Enrollment in Washington, D.C. public schools and charter schools increased 2.3 percent in the past academic year to a total of 87,344 students, according to figures released February by the Office of the State Superintendent of Education
The increase is part of a seven-year consecutive trend of growing enrollment. 48,439 students are now registered in public schools and 38,905 are enrolled in charter schools.
State Superintendent of Education Hanseul Kang attributed the increase in enrollment to the accomplishments of DCPS.
“Year after year, more families choose public schools in the District of Columbia, which is a testament to the amazing work of our teachers, school leaders and staff,” Kang said to The Washington Post. “I look forward to seeing this trend continue as we dig deeper into the important work of improving the quality of public education in the District.”
McCourt School of Public Policy Research Fellow Thomas Toch, who specializes in education, explained his theories on what could be driving the trend.
“It is a reflection of the growing population in the District,” Toch said. “There is a immigration of mostly younger, affluent people. A lot of millennials are moving to D.C. and they tend to have young children and they are tending to live in areas that they would not have been in in the past.”
Toch said another important aspect of the recent developments is demographic, highlighting the fact that many of the millennials migrating into the city are white.
“There is a chance with this influx of new students to create a more integrated school system,” Toch said. “It’s unclear whether that will happen, but this could be the start of a very interesting evolution of racial dynamics in the city, moving away from what has been a largely segregated landscape in the past, and that could be very encouraging.”
Toch highlighted increased parental interest in their children’s education as a potential consequence of the rise in enrollment and demographic shifts in the school system,
“Many of these new parents with kids in the DCPS are younger, well-educated and are people for whom a good education is particularly important,” Toch said. “One consequence is likely to be that there will be a good deal of parental engagement in schools and the pressure will be on schools to perform in the same way that more affluent families who tend to send their kids to private school bring a great pressure to bear on independent schools.”
However, Georgetown government associate professor Douglas Reed predicts D.C.public schools will face hardships if the increased enrollment patterns continue.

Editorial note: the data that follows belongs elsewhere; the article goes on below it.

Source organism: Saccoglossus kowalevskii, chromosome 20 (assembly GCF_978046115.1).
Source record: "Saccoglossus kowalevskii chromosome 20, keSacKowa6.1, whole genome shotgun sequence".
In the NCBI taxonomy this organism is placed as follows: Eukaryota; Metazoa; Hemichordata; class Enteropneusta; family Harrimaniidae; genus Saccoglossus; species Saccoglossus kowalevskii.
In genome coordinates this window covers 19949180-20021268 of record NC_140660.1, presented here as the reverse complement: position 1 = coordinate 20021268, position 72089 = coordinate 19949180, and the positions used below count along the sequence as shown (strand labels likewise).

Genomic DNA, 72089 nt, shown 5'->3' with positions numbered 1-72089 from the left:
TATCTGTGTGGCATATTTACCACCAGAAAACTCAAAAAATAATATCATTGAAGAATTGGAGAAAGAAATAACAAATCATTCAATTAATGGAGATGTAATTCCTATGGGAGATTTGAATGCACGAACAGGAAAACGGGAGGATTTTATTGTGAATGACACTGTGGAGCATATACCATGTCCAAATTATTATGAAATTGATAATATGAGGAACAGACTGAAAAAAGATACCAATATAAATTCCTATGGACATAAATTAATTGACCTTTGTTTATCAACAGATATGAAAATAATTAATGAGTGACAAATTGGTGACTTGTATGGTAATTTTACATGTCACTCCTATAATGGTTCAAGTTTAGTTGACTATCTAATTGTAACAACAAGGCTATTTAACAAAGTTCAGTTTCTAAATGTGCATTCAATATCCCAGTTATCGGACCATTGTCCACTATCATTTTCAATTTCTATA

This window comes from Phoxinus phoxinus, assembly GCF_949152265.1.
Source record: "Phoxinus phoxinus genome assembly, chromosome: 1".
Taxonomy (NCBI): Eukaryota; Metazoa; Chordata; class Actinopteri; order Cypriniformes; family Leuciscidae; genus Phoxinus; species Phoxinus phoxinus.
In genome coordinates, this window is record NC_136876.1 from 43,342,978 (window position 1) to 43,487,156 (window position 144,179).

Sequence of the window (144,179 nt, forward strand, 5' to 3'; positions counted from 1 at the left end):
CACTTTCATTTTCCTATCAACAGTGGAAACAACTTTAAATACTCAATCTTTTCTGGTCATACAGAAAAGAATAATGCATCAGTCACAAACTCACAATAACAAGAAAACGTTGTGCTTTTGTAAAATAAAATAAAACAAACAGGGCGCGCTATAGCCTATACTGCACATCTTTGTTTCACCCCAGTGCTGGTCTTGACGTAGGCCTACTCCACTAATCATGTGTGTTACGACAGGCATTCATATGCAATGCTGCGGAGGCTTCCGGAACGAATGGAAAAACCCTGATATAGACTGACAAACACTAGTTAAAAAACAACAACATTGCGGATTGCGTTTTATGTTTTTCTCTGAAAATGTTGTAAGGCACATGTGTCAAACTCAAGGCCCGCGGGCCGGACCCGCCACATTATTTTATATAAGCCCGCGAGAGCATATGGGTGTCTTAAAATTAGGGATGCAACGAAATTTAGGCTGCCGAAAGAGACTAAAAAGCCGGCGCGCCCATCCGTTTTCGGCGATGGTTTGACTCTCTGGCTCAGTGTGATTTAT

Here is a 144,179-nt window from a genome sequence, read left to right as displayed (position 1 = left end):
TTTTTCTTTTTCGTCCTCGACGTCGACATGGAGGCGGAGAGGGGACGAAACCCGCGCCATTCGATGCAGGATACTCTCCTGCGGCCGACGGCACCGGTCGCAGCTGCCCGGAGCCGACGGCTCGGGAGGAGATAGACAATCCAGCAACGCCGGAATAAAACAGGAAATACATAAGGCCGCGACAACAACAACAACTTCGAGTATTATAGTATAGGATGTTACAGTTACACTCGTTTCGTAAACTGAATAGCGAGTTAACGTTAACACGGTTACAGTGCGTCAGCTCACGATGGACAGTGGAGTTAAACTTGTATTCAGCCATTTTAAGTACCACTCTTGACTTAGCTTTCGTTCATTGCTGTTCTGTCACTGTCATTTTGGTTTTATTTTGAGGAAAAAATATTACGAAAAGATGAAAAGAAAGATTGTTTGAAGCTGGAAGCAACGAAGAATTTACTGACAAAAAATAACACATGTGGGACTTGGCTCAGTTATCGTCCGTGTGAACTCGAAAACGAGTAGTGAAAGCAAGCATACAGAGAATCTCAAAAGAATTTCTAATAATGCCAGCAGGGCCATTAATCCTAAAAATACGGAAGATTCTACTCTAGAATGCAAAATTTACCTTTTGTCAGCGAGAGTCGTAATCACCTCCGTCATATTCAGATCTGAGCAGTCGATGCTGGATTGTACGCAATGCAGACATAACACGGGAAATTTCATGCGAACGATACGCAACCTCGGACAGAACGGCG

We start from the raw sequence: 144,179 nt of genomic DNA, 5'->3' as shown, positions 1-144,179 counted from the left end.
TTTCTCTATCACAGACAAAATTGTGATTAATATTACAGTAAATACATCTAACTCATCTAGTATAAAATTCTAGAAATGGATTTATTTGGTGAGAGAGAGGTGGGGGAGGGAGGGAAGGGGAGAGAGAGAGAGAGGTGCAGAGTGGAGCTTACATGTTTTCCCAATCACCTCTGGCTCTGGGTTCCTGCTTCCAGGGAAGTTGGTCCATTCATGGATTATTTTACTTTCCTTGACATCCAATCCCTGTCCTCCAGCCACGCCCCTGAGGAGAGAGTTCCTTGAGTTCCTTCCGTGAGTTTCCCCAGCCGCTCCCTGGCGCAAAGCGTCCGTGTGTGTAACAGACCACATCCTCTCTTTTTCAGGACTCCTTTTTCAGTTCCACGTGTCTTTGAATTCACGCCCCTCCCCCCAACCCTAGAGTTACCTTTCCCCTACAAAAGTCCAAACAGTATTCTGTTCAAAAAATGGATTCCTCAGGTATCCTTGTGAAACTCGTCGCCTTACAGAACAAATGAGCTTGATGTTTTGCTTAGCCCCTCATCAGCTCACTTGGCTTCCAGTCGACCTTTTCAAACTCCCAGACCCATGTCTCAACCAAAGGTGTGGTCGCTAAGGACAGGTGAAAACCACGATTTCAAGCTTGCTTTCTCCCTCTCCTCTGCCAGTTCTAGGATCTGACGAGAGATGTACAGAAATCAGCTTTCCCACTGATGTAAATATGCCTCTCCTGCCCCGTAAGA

“I think that one of the things going forward that is going to be interesting is if this growth continues and if the D.C. real estate market continues to be as dynamic as it is, finding sites for schools if they’re going to build new ones could in the foreseeable future be a challenge,” Reed said.
Reed said that a possible solution to this would be increased collaboration between the different types of schools that fall under the DCPS umbrella.
“You have traditional neighborhood schools, the charter schools and then you also maybe have some themes from magnet schools that blend in too,” Reed said. “I think that they should make a greater push for collaboration between charter and public schools and this is hard to do because charter schools are very much operating with their own objective and mission.”
Reed added that one of the biggest problems DCPS faces is the achievement gap.
“To the extent that poor kids are not achieving at the same rate as middle class or upper middle class kids, this is a hard problem to solve nationally, not just in the District,” Reed said. “They have done somewhat better in terms of test score outcomes, but this may just be a function of how they are getting a more middle class and affluent student body.”
McCourt School of Public Policy Research professor Jeff Strohl discussed the growing appeal of living in the District.
“People have found that the resurgence of the inner city of D.C. is attractive. The city has definitely become more attractive over time,” Stohl said. “You have to keep in mind that Washington D.C., at one point in the nineties, was the murder capital of the country.”
According to Strohl, current demographic structures put underprivileged populations at a disadvantage in the school system.
“The critical demand is on improved schooling and on improved inclusion,” Stohl said. “There is always a problem in Washington of demographic segregation and it’s going to be a continual problem to ensure that the affluent voices on school issues still lead to inclusive and positive impacts for the disadvantaged portions of the population.”
Strohl added there are still many issues in the District’s public schools, despite the increased enrollment.
“The school system is in a very weird place because it is being yanked into the present by these demographic changes that are led by a very vocal affluent population that is demanding that the public school system deliver a high quality education, and the school system is going to take awhile to catch up,” Stohl said.
However, Reed highlighted the improvements that have been made in the school system.
“The schools have done better in terms of organization and school facilities,” Reed said. “They have done a really great job improving the central administration and the physical climate of schools and so they look great and those are some really compelling reasons to be in D.C. schools.”
Strohl also emphasized the achievements indicated by the increased enrollment for DCPS.
“Overall it is a sign of strength and it’s a sign of growth,” Strohl said. “I think that growing enrollments show that maybe D.C. public schools have really turned a corner over the last 10 years.”
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